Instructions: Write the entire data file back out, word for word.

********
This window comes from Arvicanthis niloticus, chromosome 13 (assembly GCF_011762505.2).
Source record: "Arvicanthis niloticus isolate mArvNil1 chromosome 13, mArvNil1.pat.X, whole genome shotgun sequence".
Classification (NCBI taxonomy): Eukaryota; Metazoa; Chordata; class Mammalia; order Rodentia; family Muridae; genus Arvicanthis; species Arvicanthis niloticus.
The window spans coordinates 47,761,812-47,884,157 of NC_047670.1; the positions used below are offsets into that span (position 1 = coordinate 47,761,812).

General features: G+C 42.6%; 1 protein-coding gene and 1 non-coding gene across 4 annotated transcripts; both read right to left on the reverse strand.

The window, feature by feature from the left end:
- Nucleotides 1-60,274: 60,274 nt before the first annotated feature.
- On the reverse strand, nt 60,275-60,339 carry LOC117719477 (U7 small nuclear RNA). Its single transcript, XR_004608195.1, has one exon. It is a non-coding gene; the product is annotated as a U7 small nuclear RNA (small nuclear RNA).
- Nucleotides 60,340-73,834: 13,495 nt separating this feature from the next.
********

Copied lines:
This window comes from Arvicanthis niloticus, chromosome 13 (assembly GCF_011762505.2).
Source record: "Arvicanthis niloticus isolate mArvNil1 chromosome 13, mArvNil1.pat.X, whole genome shotgun sequence".
Classification (NCBI taxonomy): Eukaryota; Metazoa; Chordata; class Mammalia; order Rodentia; family Muridae; genus Arvicanthis; species Arvicanthis niloticus.
The window spans coordinates 47,761,812-47,884,157 of NC_047670.1; the positions used below are offsets into that span (position 1 = coordinate 47,761,812).

General features: G+C 42.6%; 1 protein-coding gene and 1 non-coding gene across 4 annotated transcripts; both read right to left on the reverse strand.

The window, feature by feature from the left end:
- Nucleotides 1-60,274: 60,274 nt before the first annotated feature.
- On the reverse strand, nt 60,275-60,339 carry LOC117719477 (U7 small nuclear RNA). Its single transcript, XR_004608195.1, has one exon. It is a non-coding gene; the product is annotated as a U7 small nuclear RNA (small nuclear RNA).
- Nucleotides 60,340-73,834: 13,495 nt separating this feature from the next.